Anti-Church violence worsens in Congo
The Catholic Church in the Democratic Republic of Congo is in shock after the brutal killing of a priest and a nun in two separate attacks.
Father Daniel Cizimya Nakamaga, 51, was shot in the head in the early hours of Sunday, December 6th, when gunman broke into the presbytery of Kabare, 9 miles outside Bukavu, a city in the east of the country.
Less than 48 hours later, again just north of Bukavu, attackers struck at a Trappist monastery, killing Sister Denise Kahambu.
A third person died when police trying to catch the killers opened fire on a car containing three potential suspects who were driving through the area late at night.
The killings bring to a head a growing wave of violence and tension in the region, directed – at least in part – at Christians.
In a message received by the Catholic charity Aid to the Church in Need, Monsignor Pierre Bulambo, Vicar General of the Archdiocese of Bukavu, said, “The archdiocese has fallen victim to an act of barbarism.”
He added, “The people have been traumatized and are very afraid. The Congolese are fed up of crying and dying.”
Describing the killing of Fr. Cizimya, the vicar general went on to describe how armed men stormed the presbytery in Kabare, eventually smashing a window to get inside.
The attackers made for Fr. Cizimya’s room, but when he tried to close the door to keep them out, they fired two shots at his head, killing him instantly.
Msgr. Bulambo continued, saying, “We admire the bravery and compassion of the people of Kabare in support of their departed priest. How they have responded is an example to everyone.”
In a report sent to ACN, Fr. Bunyakiri Crispin, Rector of St. Pius X Seminary, Murhesa, 15 miles outside Bukavu, described responding to an emergency cry for help from the nearby Trappist monastery, where Sr. Denise had just been shot.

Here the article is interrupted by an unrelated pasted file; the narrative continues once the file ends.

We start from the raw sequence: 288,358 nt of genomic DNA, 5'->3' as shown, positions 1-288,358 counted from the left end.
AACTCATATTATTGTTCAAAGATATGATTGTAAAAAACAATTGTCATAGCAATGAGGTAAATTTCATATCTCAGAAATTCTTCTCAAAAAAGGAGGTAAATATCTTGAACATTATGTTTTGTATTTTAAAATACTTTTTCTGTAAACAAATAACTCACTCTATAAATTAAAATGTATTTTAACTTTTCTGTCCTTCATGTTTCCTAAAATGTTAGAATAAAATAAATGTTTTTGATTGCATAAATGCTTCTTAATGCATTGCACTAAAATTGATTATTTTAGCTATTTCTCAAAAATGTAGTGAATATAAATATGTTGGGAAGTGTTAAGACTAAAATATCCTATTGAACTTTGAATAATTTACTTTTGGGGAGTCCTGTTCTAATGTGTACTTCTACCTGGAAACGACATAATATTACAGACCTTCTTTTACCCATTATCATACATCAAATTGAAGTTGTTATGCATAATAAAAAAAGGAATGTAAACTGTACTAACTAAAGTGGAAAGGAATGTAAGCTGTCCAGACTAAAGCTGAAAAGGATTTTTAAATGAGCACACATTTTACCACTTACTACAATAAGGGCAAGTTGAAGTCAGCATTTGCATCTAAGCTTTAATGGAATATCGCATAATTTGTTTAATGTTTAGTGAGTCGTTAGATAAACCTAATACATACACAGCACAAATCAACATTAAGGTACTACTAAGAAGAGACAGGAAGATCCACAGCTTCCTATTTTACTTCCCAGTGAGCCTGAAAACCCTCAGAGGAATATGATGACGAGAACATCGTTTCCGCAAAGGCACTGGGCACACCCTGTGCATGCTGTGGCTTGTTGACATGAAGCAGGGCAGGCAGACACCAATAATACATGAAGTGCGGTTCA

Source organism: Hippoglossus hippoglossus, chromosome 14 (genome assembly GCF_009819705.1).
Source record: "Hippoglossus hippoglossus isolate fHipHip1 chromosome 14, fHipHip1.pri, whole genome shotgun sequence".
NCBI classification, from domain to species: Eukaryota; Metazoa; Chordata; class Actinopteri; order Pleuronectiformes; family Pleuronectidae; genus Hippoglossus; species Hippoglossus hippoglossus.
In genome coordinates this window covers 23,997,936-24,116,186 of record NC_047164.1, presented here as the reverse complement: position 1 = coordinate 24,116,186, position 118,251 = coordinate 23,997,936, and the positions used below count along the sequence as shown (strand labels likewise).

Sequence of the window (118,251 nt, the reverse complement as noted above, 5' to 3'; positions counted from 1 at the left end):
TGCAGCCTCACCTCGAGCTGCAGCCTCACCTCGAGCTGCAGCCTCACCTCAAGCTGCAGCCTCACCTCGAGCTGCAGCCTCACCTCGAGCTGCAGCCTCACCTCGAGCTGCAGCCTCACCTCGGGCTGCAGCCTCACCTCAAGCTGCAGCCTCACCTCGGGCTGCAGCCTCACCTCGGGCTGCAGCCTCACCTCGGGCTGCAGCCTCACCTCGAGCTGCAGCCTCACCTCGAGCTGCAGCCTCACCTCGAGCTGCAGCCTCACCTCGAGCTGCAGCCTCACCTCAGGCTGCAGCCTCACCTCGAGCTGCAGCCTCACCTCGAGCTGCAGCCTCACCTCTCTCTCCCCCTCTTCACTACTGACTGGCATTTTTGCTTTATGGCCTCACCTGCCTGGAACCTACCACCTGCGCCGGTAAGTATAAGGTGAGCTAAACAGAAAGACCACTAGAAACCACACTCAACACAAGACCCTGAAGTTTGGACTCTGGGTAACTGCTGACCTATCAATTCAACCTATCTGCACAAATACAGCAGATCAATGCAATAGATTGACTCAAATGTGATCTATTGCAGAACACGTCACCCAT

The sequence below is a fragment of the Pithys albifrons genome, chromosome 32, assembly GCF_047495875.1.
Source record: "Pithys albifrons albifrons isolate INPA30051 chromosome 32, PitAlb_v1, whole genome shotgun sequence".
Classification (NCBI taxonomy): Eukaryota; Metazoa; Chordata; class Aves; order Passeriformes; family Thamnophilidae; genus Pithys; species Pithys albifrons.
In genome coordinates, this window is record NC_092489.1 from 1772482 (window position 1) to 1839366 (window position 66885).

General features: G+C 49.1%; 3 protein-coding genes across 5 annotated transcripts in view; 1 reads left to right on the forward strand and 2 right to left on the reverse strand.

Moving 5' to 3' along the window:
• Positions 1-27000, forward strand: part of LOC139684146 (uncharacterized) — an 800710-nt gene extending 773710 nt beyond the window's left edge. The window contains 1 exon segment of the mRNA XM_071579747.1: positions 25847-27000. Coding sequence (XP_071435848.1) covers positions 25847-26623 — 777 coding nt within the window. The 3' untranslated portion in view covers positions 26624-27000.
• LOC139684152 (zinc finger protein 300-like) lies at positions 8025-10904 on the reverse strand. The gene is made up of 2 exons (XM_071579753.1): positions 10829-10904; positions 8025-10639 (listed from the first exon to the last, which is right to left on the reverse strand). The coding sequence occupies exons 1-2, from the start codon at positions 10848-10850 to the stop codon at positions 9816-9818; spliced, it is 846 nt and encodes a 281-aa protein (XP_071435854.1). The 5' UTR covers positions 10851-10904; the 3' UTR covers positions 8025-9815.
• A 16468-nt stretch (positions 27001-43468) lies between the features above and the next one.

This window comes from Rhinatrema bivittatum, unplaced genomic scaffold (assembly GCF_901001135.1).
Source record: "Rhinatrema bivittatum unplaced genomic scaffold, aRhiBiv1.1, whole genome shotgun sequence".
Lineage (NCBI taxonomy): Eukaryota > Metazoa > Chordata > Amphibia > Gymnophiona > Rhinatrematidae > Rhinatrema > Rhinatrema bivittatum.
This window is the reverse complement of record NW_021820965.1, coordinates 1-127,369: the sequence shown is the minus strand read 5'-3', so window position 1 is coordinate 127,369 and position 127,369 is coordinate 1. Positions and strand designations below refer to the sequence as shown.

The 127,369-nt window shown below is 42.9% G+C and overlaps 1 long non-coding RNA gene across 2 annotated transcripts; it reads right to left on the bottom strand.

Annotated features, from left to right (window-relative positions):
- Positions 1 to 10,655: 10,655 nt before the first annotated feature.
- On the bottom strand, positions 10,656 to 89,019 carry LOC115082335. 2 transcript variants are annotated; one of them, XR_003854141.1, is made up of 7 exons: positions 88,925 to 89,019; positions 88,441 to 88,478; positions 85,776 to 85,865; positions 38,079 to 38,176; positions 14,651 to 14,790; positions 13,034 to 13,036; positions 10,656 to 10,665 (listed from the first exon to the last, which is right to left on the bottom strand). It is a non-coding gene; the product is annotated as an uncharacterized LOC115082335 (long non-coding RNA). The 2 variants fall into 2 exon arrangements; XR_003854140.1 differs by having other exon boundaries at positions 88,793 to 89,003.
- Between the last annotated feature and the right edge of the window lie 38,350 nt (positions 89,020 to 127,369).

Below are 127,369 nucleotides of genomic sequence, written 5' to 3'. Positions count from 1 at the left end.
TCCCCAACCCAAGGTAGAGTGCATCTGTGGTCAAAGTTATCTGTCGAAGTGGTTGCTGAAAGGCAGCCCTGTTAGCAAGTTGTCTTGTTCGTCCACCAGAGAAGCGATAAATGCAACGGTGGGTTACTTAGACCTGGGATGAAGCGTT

He reported that witnesses described how Sr. Denise, who was guest mistress at the monastery, was suddenly confronted by three strangers. She tried to escape but was shot dead.
Fr. Crispin said that her body was discovered “lying in a pool of blood.” He added, “A woman who was one of the guests said she heard shouting and then saw an armed man running towards her but she shut herself in her room.”
Another woman, who works at the monastery, described how the attackers demanded money from her. When she refused the attacker fired a gun at her but missed.
The rest of the nuns – who eventually phoned him for help – took shelter in the monastery dormitory, sitting on the floor in case shots were fired through the windows.
Fr. Crispin said, “The whole time, the Sisters prayed the rosary and sang Psalm 129, the De Profundis, for Sr. Denise and the whole community.”
Msgr. Bulambo reported that police were continuing their inquiries but added that two of the suspects in the car that came under police fire were able to escape. He went on to hint at possible collusion between security staff officials and the attackers.
Msgr. Bulambo said that the incidents were the latest in a series of attacks on Church communities in the Bukavu area. Fr. Crispin stated that this was the fourth time the Trappist nuns had been attacked since 1996.
Describing the Church as “in the eye of the storm,” Msgr. Bulambo recalled that two months ago two priests in Ciherano were “imprisoned like rats” by attackers who set fire to their presbytery. A few days later, a group of students were robbed. At about the same time a hospital in Mukongola was burgled.
Aid to the Church in Need (ACN), which last year gave over $3.1 million to help persecuted and other suffering Christians in DR Congo, has reacted with deep concern to the killings, which come shortly after a project assessment trip to the region.
The charity gives major support to the Bukavu-based Daughters of the Resurrection, a religious order co-founded by ACN founder Fr. Werenfried van Straaten. The Daughters’ Mother House is located less than two miles from the Trappist Monastery.
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Directly under the Holy Father, Aid to the Church in Need supports the faithful wherever they are persecuted, oppressed or in pastoral need. ACN is a Catholic charity - helping to bring Christ to the world through prayer, information and action.
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